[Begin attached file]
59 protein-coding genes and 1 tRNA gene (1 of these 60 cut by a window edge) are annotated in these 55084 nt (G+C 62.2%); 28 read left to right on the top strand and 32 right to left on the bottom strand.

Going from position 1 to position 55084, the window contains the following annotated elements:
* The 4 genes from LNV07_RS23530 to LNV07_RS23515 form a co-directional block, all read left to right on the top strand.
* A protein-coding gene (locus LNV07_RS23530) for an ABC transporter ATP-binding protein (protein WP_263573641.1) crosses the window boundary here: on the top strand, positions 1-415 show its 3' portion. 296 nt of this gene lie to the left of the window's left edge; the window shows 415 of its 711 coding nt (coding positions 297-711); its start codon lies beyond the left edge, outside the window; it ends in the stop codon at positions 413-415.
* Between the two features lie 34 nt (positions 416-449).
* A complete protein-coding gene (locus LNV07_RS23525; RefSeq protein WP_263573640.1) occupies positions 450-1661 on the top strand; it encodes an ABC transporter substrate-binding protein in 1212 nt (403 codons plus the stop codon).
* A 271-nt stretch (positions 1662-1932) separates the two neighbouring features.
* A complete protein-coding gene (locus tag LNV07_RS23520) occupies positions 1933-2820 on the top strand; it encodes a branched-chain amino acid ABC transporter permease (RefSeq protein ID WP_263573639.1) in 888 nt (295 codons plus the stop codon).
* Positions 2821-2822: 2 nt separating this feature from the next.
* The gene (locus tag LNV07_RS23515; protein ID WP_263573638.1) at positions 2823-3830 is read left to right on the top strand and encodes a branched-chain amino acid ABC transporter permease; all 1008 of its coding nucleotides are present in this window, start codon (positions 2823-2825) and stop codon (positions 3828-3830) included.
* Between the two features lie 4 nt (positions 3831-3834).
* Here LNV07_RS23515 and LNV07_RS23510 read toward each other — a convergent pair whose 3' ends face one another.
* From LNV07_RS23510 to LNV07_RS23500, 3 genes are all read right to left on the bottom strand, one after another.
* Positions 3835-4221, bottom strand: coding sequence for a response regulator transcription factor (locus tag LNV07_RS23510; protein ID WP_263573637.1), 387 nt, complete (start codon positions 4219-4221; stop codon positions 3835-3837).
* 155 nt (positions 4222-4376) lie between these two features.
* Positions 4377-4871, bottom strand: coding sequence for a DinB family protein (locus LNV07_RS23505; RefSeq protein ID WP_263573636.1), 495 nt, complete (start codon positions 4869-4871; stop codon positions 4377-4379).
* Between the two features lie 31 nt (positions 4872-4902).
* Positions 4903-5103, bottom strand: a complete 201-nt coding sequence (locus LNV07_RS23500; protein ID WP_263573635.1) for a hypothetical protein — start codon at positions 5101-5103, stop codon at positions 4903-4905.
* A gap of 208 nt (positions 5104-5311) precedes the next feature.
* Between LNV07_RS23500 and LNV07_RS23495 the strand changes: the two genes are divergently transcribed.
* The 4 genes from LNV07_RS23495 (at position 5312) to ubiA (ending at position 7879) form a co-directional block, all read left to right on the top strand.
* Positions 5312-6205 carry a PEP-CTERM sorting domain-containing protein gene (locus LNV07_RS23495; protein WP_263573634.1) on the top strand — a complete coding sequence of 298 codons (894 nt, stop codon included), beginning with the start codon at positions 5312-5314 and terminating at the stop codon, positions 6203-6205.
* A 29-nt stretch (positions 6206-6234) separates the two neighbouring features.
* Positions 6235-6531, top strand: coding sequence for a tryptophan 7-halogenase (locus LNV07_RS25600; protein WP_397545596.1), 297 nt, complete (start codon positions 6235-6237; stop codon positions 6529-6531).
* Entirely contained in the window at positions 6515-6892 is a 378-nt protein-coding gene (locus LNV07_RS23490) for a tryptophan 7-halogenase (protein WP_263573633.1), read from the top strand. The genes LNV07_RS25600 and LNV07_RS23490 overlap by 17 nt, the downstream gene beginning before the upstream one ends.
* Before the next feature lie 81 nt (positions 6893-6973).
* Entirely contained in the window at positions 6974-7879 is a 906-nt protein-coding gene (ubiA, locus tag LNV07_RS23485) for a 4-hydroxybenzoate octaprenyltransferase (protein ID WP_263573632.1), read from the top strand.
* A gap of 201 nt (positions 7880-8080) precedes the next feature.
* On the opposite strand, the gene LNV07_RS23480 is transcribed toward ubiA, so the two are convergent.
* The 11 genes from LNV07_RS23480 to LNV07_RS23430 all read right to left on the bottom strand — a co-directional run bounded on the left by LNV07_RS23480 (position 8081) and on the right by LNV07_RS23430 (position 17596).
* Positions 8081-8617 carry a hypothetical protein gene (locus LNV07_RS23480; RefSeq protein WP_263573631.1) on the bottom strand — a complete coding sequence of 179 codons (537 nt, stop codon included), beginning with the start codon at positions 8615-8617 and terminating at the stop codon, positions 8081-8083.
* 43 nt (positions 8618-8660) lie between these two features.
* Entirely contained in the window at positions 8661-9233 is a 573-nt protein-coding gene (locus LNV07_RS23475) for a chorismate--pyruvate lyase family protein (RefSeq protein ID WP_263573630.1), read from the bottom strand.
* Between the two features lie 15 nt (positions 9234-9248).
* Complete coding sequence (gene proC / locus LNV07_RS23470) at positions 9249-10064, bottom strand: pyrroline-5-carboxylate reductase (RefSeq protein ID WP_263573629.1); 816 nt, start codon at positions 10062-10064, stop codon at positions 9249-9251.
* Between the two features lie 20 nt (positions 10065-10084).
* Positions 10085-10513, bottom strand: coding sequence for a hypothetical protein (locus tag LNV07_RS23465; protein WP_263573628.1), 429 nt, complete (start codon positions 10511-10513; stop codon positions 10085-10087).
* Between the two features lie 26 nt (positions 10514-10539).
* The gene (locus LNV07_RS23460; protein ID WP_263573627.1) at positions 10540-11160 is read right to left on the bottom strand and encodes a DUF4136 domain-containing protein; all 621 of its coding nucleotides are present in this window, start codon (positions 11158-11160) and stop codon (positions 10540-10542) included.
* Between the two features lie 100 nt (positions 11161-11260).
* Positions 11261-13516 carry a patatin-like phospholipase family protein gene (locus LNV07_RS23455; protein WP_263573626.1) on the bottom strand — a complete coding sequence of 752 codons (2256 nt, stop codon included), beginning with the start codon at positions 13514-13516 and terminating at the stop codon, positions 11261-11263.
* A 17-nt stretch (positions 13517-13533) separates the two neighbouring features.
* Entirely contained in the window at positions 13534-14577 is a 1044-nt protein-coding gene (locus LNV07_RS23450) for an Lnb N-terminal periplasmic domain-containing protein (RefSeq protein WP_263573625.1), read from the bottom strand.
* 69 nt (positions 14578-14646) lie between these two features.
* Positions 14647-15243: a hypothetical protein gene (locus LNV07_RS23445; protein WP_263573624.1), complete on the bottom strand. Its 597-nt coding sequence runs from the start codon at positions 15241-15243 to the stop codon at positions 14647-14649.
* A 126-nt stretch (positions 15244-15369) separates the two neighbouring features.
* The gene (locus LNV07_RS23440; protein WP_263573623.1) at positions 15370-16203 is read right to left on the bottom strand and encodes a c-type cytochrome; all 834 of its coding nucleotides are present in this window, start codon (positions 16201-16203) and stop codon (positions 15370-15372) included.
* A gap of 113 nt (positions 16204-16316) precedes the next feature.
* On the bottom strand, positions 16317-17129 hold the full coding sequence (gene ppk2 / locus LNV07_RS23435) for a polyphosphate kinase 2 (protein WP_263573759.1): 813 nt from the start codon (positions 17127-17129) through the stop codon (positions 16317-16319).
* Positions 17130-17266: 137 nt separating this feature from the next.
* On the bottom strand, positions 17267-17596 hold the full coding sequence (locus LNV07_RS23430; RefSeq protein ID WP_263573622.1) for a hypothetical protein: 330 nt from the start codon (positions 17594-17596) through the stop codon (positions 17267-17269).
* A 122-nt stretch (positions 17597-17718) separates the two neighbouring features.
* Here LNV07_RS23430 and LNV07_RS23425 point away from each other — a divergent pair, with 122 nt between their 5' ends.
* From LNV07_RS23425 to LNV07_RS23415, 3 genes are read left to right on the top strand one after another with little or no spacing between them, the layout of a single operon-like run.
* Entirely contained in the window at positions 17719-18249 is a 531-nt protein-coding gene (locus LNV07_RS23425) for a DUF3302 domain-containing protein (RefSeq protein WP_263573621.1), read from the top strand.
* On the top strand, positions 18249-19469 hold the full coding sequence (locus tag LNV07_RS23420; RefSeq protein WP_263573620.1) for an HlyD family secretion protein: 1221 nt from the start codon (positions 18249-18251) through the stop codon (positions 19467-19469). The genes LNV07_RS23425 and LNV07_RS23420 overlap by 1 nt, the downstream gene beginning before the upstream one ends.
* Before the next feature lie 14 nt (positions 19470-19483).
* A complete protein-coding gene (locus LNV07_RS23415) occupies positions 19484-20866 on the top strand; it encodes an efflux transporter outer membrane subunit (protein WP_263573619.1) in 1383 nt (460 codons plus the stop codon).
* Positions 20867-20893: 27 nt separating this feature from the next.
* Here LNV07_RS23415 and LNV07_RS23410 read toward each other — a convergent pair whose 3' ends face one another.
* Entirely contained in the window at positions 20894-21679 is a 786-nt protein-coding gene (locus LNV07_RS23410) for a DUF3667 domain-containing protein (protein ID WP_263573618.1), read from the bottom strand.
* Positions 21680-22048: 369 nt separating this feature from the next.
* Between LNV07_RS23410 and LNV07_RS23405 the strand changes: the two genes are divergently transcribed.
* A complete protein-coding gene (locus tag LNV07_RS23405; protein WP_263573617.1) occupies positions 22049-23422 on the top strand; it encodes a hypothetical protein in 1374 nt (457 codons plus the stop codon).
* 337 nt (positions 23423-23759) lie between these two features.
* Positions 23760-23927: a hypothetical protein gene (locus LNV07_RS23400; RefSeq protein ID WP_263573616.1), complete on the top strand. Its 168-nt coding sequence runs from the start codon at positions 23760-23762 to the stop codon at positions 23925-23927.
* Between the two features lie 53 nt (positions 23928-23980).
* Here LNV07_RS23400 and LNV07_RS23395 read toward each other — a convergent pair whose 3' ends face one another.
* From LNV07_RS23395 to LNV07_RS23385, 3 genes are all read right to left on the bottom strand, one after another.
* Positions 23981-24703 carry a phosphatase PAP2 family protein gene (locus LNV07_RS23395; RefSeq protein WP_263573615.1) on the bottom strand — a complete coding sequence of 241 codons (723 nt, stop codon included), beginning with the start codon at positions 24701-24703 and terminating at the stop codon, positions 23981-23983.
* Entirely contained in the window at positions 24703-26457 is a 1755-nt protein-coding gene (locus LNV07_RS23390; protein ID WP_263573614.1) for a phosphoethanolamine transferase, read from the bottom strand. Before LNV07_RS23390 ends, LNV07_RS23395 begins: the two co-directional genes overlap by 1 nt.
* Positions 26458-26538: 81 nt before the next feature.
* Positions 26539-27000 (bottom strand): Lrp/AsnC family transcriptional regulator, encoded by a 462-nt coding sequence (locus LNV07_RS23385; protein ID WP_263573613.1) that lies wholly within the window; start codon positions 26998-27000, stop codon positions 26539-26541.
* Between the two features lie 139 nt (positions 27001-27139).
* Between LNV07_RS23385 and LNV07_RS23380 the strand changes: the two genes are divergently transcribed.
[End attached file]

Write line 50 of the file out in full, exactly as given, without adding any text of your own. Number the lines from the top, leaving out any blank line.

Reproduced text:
* Positions 17130-17266: 137 nt separating this feature from the next.